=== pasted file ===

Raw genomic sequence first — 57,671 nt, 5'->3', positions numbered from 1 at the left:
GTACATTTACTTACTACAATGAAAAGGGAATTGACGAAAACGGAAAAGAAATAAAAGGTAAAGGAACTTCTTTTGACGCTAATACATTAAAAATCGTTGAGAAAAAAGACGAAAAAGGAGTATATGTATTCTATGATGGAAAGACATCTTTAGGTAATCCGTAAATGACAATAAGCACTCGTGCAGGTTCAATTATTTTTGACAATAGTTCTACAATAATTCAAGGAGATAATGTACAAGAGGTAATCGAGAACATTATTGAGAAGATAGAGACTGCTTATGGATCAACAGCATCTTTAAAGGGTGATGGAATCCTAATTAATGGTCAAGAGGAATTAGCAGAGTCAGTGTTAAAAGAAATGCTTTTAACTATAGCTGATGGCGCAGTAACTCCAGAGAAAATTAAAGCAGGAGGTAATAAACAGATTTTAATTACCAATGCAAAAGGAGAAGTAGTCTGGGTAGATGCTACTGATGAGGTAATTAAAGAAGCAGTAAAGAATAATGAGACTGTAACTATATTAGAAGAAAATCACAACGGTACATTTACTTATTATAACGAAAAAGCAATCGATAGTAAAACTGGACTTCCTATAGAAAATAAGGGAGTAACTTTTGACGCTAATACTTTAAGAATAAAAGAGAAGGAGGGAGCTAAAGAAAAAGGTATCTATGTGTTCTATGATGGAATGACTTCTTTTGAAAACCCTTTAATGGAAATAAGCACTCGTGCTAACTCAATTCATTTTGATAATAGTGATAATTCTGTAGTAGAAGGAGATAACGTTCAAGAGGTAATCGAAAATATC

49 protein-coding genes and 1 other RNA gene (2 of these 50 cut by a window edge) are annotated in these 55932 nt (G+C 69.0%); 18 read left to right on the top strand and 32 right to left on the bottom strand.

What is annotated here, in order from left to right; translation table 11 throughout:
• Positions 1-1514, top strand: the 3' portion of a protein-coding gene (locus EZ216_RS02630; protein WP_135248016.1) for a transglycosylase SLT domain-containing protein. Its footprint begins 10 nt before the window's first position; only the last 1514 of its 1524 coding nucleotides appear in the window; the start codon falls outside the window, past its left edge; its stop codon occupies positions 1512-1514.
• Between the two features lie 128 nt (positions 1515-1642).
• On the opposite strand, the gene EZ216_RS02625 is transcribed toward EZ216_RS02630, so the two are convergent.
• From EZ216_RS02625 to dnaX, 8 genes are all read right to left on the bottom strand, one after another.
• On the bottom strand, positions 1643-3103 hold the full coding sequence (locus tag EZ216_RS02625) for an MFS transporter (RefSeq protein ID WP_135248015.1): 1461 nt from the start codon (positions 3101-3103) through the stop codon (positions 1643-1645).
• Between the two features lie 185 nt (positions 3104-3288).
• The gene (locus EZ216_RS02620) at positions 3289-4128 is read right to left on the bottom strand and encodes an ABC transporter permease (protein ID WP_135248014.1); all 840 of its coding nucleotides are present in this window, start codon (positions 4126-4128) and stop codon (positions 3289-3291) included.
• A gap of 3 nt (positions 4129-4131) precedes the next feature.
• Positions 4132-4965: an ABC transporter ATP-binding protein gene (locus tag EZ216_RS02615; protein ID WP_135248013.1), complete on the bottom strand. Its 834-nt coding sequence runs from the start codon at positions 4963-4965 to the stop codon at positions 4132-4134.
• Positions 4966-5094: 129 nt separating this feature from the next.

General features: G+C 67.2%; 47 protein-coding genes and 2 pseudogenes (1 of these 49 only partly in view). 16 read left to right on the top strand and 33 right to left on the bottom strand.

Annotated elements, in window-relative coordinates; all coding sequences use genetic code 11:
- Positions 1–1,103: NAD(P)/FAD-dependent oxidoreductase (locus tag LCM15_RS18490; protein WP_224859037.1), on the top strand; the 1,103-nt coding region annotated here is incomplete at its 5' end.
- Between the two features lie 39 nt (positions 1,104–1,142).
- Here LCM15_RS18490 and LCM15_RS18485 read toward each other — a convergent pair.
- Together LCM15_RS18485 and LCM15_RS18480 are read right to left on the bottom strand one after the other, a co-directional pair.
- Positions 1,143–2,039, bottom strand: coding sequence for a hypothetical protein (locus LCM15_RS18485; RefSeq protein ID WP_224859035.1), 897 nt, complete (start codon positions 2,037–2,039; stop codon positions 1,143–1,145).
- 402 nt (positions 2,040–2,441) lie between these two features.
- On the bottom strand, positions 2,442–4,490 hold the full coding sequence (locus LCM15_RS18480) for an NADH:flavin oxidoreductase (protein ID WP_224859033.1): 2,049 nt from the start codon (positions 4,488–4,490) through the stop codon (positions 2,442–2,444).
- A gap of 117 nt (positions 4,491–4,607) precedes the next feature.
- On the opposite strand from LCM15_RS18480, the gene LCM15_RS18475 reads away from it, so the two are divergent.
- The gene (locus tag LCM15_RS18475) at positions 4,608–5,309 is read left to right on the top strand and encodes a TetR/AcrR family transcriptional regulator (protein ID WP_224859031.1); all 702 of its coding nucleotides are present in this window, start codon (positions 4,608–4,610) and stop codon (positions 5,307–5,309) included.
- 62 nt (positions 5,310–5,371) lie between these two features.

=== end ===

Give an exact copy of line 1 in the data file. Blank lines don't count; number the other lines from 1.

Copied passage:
Raw genomic sequence first — 57,671 nt, 5'->3', positions numbered from 1 at the left: